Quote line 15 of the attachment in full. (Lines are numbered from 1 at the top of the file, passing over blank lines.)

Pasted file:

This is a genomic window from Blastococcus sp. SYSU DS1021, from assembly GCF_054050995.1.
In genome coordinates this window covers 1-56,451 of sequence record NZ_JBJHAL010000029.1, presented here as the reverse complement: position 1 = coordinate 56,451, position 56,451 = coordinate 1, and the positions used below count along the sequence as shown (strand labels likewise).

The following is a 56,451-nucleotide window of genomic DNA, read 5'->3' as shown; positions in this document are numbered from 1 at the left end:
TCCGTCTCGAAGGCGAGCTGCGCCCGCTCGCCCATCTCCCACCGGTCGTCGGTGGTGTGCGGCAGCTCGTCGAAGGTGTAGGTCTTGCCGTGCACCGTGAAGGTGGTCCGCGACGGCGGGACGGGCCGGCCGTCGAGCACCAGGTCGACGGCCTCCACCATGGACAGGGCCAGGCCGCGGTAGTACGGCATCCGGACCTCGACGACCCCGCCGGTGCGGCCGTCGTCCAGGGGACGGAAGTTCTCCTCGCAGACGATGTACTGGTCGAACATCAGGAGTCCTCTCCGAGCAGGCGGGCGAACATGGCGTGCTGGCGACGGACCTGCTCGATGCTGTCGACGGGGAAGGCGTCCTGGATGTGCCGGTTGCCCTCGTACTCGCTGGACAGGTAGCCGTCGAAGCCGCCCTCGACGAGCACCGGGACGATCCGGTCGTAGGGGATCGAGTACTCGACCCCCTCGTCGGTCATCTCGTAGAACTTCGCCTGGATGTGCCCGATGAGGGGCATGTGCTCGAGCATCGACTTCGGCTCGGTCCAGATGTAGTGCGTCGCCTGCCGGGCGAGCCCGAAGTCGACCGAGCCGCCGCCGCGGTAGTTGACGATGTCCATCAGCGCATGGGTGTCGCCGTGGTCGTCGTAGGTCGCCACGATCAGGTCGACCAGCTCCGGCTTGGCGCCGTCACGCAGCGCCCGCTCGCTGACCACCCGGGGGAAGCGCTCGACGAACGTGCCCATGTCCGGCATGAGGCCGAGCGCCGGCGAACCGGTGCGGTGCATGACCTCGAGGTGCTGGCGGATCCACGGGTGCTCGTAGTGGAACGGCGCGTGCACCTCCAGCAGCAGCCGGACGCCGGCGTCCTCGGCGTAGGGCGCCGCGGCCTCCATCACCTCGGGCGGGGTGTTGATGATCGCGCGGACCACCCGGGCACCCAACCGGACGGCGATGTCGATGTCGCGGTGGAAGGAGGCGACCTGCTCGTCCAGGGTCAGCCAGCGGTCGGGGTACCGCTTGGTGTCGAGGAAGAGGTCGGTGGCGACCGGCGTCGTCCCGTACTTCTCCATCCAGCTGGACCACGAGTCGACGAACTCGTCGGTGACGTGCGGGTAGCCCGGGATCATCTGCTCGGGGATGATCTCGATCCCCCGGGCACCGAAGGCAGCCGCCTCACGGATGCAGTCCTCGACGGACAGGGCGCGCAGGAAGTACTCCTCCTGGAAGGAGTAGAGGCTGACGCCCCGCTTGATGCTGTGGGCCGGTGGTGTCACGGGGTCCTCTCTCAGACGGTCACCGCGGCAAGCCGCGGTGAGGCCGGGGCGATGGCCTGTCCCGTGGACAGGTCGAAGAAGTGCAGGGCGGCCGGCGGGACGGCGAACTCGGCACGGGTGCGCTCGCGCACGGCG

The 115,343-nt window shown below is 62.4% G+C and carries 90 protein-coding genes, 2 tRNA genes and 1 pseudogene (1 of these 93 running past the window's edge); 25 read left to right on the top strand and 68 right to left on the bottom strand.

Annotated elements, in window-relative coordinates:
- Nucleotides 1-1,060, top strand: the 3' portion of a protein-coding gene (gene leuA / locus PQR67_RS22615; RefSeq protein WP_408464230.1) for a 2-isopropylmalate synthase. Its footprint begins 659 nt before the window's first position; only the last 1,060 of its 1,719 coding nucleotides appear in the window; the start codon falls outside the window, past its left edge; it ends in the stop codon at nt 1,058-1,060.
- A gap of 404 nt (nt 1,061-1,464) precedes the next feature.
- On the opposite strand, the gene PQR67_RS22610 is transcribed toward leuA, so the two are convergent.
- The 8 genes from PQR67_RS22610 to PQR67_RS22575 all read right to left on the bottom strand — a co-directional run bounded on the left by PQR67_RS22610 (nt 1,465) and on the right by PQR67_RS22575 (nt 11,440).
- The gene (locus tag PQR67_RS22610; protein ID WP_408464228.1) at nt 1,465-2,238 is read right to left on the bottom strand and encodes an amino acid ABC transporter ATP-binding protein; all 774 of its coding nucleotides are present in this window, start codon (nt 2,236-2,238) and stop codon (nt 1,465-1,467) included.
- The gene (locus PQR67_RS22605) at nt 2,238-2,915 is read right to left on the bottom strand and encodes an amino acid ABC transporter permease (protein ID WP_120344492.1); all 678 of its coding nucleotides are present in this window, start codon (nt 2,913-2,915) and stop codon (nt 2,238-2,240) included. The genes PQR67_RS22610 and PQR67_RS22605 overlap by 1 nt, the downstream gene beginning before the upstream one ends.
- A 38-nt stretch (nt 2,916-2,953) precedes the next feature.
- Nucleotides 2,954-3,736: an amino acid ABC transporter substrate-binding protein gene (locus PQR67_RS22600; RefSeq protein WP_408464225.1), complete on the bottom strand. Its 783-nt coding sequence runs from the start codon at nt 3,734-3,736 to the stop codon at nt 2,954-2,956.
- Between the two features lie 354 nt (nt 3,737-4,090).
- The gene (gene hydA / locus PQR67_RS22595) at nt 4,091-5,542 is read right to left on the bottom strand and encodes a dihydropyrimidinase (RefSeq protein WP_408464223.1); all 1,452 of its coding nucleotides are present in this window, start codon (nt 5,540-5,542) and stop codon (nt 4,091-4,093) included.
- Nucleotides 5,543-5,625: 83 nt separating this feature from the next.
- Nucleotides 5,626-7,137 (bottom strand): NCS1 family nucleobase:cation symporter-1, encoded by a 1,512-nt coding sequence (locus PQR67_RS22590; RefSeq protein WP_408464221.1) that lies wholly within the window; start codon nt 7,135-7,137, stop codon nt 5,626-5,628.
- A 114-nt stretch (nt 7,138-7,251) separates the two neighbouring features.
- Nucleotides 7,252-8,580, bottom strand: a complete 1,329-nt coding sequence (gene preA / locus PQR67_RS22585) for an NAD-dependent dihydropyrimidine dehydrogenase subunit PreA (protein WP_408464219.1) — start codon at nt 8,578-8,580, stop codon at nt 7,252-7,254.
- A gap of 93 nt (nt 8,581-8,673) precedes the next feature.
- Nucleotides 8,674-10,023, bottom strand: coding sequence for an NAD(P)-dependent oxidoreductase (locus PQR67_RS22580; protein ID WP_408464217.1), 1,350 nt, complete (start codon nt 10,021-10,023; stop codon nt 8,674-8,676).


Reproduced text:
- Between the two features lie 354 nt (nt 3,737-4,090).